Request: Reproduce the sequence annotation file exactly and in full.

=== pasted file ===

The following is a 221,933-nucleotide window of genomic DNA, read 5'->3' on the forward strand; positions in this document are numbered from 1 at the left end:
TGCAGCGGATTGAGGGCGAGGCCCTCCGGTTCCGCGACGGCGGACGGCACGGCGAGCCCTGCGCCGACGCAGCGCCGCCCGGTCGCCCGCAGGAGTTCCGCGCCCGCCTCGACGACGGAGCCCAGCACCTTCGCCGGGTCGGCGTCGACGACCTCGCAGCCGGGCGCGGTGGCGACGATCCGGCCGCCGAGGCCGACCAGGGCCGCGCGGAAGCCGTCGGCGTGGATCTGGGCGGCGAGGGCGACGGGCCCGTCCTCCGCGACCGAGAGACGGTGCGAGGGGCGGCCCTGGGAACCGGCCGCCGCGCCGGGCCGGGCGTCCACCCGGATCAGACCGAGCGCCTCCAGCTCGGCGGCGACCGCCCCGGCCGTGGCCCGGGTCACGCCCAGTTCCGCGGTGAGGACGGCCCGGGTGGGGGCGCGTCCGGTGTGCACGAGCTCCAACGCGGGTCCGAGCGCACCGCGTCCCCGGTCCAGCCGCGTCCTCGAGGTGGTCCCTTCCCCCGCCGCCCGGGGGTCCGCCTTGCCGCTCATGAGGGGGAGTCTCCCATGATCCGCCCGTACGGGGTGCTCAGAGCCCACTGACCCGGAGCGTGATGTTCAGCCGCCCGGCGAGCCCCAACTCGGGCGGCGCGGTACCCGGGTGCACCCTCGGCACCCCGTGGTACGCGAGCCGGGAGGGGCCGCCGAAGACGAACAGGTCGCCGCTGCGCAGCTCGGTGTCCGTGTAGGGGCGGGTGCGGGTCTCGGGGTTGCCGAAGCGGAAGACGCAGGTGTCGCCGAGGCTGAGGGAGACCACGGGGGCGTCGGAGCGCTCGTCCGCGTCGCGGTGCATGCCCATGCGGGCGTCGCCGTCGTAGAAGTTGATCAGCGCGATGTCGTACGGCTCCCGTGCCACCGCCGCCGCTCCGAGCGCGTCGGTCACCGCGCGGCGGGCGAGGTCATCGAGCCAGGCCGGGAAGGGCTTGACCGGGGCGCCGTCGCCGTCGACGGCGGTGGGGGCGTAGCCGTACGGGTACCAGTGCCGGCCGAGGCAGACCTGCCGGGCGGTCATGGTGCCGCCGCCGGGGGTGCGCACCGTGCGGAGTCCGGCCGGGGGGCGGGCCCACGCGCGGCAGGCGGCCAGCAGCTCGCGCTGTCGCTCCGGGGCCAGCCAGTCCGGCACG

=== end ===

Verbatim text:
The following is a 221,933-nucleotide window of genomic DNA, read 5'->3' on the forward strand; positions in this document are numbered from 1 at the left end:
TGCAGCGGATTGAGGGCGAGGCCCTCCGGTTCCGCGACGGCGGACGGCACGGCGAGCCCTGCGCCGACGCAGCGCCGCCCGGTCGCCCGCAGGAGTTCCGCGCCCGCCTCGACGACGGAGCCCAGCACCTTCGCCGGGTCGGCGTCGACGACCTCGCAGCCGGGCGCGGTGGCGACGATCCGGCCGCCGAGGCCGACCAGGGCCGCGCGGAAGCCGTCGGCGTGGATCTGGGCGGCGAGGGCGACGGGCCCGTCCTCCGCGACCGAGAGACGGTGCGAGGGGCGGCCCTGGGAACCGGCCGCCGCGCCGGGCCGGGCGTCCACCCGGATCAGACCGAGCGCCTCCAGCTCGGCGGCGACCGCCCCGGCCGTGGCCCGGGTCACGCCCAGTTCCGCGGTGAGGACGGCCCGGGTGGGGGCGCGTCCGGTGTGCACGAGCTCCAACGCGGGTCCGAGCGCACCGCGTCCCCGGTCCAGCCGCGTCCTCGAGGTGGTCCCTTCCCCCGCCGCCCGGGGGTCCGCCTTGCCGCTCATGAGGGGGAGTCTCCCATGATCCGCCCGTACGGGGTGCTCAGAGCCCACTGACCCGGAGCGTGATGTTCAGCCGCCCGGCGAGCCCCAACTCGGGCGGCGCGGTACCCGGGTGCACCCTCGGCACCCCGTGGTACGCGAGCCGGGAGGGGCCGCCGAAGACGAACAGGTCGCCGCTGCGCAGCTCGGTGTCCGTGTAGGGGCGGGTGCGGGTCTCGGGGTTGCCGAAGCGGAAGACGCAGGTGTCGCCGAGGCTGAGGGAGACCACGGGGGCGTCGGAGCGCTCGTCCGCGTCGCGGTGCATGCCCATGCGGGCGTCGCCGTCGTAGAAGTTGATCAGCGCGATGTCGTACGGCTCCCGTGCCACCGCCGCCGCTCCGAGCGCGTCGGTCACCGCGCGGCGGGCGAGGTCATCGAGCCAGGCCGGGAAGGGCTTGACCGGGGCGCCGTCGCCGTCGACGGCGGTGGGGGCGTAGCCGTACGGGTACCAGTGCCGGCCGAGGCAGACCTGCCGGGCGGTCATGGTGCCGCCGCCGGGGGTGCGCACCGTGCGGAGTCCGGCCGGGGGGCGGGCCCACGCGCGGCAGGCGGCCAGCAGCTCGCGCTGTCGCTCCGGGGCCAGCCAGTCCGGCACG